Well, despite my best efforts, I have once again been unable to post more regularly due to tests, quizzes, and ants. As is proper, the ants have consumed most of my time, so I will explain here what it is that I have been doing with these little critters.
I am working with Dr. Evan Economo, an assistant professor at the University of Michigan. Broadly speaking, we have been researching the biodiversity of Pacific island ants. Last year I devoted most of my time to Fiji, but this year I have focused almost exclusively on the Solomon Islands. My part in the research largely pertains to taxonomy – that is, I’ve spent many, many, many hours identifying many, many, many ants. Some examples from AntWeb are below:
This is a major of Pheidole sexspinosa. Pheidole majors have comically large heads, particularly when compared to their respective minors:
Odontomachus simillimus is a different kind of comical, with a unique adaptation:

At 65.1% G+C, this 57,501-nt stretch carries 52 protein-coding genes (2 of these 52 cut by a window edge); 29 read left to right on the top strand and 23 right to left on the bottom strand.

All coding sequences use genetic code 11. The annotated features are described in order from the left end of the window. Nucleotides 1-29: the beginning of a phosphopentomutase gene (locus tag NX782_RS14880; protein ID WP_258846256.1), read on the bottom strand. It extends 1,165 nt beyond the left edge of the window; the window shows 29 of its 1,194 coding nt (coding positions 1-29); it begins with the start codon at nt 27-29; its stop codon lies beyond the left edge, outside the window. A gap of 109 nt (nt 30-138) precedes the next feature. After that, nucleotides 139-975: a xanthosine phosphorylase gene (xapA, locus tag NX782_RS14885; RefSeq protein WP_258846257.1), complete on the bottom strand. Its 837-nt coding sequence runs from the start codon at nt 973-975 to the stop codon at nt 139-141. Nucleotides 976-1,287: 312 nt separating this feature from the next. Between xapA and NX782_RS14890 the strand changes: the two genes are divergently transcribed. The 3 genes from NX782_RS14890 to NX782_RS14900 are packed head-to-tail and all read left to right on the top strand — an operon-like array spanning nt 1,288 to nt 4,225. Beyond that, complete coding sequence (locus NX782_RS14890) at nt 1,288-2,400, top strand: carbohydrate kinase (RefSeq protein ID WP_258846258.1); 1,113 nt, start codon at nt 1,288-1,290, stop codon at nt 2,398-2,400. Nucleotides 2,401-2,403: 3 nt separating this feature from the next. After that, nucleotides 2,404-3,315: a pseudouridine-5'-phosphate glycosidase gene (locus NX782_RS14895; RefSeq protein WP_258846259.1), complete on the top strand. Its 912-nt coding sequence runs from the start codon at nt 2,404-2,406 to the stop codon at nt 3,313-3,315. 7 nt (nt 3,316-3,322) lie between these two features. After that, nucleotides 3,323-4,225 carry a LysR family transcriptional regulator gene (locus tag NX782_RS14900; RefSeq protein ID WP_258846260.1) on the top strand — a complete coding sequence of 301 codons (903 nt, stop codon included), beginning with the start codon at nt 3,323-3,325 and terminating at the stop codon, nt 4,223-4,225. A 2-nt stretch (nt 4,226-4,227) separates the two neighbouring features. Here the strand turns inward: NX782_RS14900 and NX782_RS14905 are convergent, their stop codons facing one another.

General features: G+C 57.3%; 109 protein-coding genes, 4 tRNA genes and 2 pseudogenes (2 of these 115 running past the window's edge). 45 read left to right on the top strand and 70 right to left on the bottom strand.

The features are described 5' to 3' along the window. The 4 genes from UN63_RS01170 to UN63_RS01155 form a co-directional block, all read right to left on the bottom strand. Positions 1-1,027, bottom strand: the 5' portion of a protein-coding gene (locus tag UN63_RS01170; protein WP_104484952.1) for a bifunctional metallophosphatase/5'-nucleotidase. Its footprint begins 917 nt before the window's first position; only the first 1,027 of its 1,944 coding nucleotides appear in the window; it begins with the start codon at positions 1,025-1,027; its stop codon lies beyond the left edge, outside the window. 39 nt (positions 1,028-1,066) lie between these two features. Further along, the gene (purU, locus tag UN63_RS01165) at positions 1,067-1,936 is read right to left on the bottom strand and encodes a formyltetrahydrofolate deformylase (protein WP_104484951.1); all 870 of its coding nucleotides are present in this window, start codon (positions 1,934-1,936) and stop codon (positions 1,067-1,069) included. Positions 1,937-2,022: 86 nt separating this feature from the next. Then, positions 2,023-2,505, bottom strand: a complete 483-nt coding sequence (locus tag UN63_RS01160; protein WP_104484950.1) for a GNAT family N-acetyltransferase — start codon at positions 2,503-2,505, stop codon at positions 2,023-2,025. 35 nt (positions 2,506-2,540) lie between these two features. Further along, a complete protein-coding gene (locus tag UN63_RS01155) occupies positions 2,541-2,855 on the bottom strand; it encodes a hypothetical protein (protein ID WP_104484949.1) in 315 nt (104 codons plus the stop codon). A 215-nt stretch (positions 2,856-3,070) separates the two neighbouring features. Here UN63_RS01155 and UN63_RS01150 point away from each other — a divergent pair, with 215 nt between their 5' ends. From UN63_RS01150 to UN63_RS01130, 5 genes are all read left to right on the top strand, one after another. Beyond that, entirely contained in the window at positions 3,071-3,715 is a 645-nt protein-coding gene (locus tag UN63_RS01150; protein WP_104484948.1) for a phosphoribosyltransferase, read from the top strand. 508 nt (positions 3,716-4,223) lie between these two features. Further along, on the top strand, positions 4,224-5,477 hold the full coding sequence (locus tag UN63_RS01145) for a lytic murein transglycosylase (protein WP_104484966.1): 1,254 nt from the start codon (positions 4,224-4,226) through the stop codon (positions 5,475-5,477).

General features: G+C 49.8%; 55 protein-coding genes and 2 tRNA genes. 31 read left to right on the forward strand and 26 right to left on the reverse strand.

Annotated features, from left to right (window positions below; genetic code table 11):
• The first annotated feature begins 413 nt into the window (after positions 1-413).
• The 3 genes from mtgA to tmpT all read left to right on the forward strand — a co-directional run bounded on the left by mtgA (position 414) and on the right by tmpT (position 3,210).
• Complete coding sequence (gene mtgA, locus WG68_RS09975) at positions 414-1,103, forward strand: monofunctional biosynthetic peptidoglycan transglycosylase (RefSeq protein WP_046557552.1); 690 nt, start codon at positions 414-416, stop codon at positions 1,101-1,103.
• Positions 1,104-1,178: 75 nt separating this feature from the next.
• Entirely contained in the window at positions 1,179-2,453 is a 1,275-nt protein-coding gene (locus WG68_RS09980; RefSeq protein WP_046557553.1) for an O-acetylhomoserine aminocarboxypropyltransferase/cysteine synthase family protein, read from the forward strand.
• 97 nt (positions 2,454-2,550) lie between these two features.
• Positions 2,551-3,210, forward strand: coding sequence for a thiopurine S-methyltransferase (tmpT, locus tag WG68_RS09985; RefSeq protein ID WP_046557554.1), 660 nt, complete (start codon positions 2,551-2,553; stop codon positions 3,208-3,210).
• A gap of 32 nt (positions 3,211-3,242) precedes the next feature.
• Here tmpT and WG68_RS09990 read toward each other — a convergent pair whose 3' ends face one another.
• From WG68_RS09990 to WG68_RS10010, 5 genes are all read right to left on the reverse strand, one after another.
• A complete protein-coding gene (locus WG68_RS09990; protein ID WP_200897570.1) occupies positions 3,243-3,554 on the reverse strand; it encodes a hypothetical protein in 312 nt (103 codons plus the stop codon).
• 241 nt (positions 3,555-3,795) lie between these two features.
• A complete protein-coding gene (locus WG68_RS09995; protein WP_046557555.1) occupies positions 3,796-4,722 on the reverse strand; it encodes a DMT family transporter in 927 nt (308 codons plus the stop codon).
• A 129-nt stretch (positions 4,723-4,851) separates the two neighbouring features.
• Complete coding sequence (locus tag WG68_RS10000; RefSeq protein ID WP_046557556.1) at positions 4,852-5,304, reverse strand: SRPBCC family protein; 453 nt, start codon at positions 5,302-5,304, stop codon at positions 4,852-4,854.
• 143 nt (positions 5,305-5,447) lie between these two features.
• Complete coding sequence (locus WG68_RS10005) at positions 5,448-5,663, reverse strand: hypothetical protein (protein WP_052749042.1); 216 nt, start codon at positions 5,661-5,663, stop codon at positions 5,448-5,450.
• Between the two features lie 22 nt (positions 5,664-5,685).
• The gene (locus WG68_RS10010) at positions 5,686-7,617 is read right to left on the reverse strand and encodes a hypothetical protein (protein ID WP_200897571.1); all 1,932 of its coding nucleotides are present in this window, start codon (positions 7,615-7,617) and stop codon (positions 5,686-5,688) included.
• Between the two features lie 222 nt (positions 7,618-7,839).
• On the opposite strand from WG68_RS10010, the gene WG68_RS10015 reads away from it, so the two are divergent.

I think Eurhopalothrix procera looks really cool – before this research, I didn’t even know ants could look like this:
But ants of the Solomon Islands aren’t all red. Take, for example, Paraparatrechina minutula, which has the adaptation of being cute:
Perhaps my favorite of all (also red) is Colobostruma foliacea, because of its flat head:
These are only five of the 100 morphospecies collected, but I think they are a good representation of the diversity on these tropical islands. This most recent survey only included the island of Makira, and the results will serve inform future collection efforts. I also made a pretty species accumulation curve:
Because this does not attain an asymptote, further collecting would likely yield more species! Yay!
Anyways, if you don’t like ants, you should.